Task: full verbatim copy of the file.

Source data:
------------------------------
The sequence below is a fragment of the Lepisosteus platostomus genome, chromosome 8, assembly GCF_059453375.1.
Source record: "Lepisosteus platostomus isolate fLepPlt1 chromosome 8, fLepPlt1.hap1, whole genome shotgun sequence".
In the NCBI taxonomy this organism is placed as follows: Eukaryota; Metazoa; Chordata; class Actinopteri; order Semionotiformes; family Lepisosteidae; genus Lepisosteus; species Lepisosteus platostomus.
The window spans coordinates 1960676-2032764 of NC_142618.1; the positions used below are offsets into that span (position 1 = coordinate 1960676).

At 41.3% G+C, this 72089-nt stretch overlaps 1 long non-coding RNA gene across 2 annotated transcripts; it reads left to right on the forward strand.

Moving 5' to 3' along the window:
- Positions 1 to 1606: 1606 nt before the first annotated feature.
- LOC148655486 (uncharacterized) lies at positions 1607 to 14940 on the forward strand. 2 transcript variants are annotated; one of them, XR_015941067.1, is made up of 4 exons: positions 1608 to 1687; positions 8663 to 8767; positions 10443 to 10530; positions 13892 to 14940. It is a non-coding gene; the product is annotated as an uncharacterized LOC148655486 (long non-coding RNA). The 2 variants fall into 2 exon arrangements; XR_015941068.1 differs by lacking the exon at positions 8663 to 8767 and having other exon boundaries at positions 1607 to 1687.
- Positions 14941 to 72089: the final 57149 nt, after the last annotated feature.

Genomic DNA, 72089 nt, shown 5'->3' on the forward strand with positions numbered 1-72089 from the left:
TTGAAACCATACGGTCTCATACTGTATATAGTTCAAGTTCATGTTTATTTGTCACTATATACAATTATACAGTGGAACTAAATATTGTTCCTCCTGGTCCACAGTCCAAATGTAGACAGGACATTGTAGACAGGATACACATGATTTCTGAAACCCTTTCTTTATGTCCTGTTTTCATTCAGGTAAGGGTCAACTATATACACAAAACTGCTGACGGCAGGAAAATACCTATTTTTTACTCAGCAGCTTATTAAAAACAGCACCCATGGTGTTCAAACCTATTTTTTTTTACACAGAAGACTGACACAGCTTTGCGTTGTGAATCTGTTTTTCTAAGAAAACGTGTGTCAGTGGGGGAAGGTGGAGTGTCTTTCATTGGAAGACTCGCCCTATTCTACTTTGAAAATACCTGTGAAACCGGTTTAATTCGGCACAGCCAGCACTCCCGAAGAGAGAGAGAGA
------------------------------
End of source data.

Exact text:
The sequence below is a fragment of the Lepisosteus platostomus genome, chromosome 8, assembly GCF_059453375.1.
Source record: "Lepisosteus platostomus isolate fLepPlt1 chromosome 8, fLepPlt1.hap1, whole genome shotgun sequence".
In the NCBI taxonomy this organism is placed as follows: Eukaryota; Metazoa; Chordata; class Actinopteri; order Semionotiformes; family Lepisosteidae; genus Lepisosteus; species Lepisosteus platostomus.
The window spans coordinates 1960676-2032764 of NC_142618.1; the positions used below are offsets into that span (position 1 = coordinate 1960676).

At 41.3% G+C, this 72089-nt stretch overlaps 1 long non-coding RNA gene across 2 annotated transcripts; it reads left to right on the forward strand.

Moving 5' to 3' along the window:
- Positions 1 to 1606: 1606 nt before the first annotated feature.
- LOC148655486 (uncharacterized) lies at positions 1607 to 14940 on the forward strand. 2 transcript variants are annotated; one of them, XR_015941067.1, is made up of 4 exons: positions 1608 to 1687; positions 8663 to 8767; positions 10443 to 10530; positions 13892 to 14940. It is a non-coding gene; the product is annotated as an uncharacterized LOC148655486 (long non-coding RNA). The 2 variants fall into 2 exon arrangements; XR_015941068.1 differs by lacking the exon at positions 8663 to 8767 and having other exon boundaries at positions 1607 to 1687.
- Positions 14941 to 72089: the final 57149 nt, after the last annotated feature.

Genomic DNA, 72089 nt, shown 5'->3' on the forward strand with positions numbered 1-72089 from the left:
TTGAAACCATACGGTCTCATACTGTATATAGTTCAAGTTCATGTTTATTTGTCACTATATACAATTATACAGTGGAACTAAATATTGTTCCTCCTGGTCCACAGTCCAAATGTAGACAGGACATTGTAGACAGGATACACATGATTTCTGAAACCCTTTCTTTATGTCCTGTTTTCATTCAGGTAAGGGTCAACTATATACACAAAACTGCTGACGGCAGGAAAATACCTATTTTTTACTCAGCAGCTTATTAAAAACAGCACCCATGGTGTTCAAACCTATTTTTTTTTACACAGAAGACTGACACAGCTTTGCGTTGTGAATCTGTTTTTCTAAGAAAACGTGTGTCAGTGGGGGAAGGTGGAGTGTCTTTCATTGGAAGACTCGCCCTATTCTACTTTGAAAATACCTGTGAAACCGGTTTAATTCGGCACAGCCAGCACTCCCGAAGAGAGAGAGAGA